He comments on the famous quotation from Tacitus ]: "There are three reasons for holding that Tacitus here is simply repeating what Christian had told him. First, he gives Pilate a title, procurator, which was current only from the SECOND half of the first century. Had he consulted archives which recorded earlier events, he would surely have found Pilate there designated by his correct title, prefect. Second, Tacitus does not name the executed man as Jesus, but uses the title Christ (Messiah) as if it were a proper name. But he could hardly have found in the archives a statement such as 'the Messiah was executed this morning.' Third, hostile to Christianity as he was, he was surely glad to accept from Christians their own view that Christianity was of recent origin..." (Pg. 16-17)
He admits, "Paul's letters, we saw, were written before 60 AD. He himself says that he composed them late in his career as a Christian, and that they were already Christians before his own conversion. Christianity existed, then, by about AD 30." (Pg. 37) He states, "If Paul means [by 'James, the brother of the Lord' in Gal 1:19] blood brother of a historical Jesus, then it would suffice to establish---against my view---that Jesus had really lived in the first half of the first century. Furthermore, I must admit that this interpretation of Paul's words does seem the immediate and obvious one... [But this] has to be weighed against other texts... Paul writes not of Jesus' brother, but of 'the brother of the Lord'; not of Jesus' brethren but of 'the brethren of the Lord' (1 Cor 9:5). The phrase could designate a group of Christians who were... [a] fraternity of Messianists not related to Jesus but zealous in the service of the risen one." (Pg. 167-168)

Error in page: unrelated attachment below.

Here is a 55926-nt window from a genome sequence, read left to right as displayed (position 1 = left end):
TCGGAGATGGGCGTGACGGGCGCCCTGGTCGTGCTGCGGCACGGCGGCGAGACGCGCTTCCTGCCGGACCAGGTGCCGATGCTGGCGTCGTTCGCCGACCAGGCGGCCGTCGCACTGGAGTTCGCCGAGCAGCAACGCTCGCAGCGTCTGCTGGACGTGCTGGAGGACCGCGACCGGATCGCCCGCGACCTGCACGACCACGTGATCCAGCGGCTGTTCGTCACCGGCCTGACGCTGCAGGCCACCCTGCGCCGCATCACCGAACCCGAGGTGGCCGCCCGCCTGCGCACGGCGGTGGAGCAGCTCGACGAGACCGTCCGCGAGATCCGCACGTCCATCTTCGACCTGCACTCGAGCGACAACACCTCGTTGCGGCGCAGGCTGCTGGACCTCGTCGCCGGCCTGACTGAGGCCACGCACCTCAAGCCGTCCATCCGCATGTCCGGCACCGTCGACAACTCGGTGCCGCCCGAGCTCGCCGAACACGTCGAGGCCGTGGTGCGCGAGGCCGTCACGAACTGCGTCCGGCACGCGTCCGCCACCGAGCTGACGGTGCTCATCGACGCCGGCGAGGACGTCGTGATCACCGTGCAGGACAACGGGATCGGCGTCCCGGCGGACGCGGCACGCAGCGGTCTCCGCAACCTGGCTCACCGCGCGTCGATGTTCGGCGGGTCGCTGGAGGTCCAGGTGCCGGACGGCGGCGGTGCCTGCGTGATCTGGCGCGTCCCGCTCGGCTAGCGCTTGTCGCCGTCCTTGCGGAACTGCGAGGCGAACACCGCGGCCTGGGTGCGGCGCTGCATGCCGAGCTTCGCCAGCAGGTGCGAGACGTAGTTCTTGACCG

He observes, "Whether Jesus existed was fiercely debated at the beginning of this century, and Archibald Robertson's Jesus: Myth or History? gives a good account of the controversy. The account of it in H. Cutner's Jesus: God, Man or Myth? is also of interest... Those who took the negative view... made two mistakes: they set aside as interpolations all New Testament passages they found inconvenient and they tried to explain Jesus in terms of pagan parallels... when the Jewish background is clearly of greater importance." (Pg. 218-219) Wells also rejects writers such as John Allegro's The Sacred Mushroom and the Cross, saying, "if the only arguments impugning Jesus' historicity are of the caliber these writers offer, then it is firmly enough established... I had tried to show in this book that ... there is no ground for such a confident attitude." (Pg. 223)
Wells [as well as Doherty's The Jesus Puzzle] is probably the best advocate of the "Jesus Myth" theory today, and his writings (which overlap considerably, unfortunately) are "must reading" for anyone studying this matter.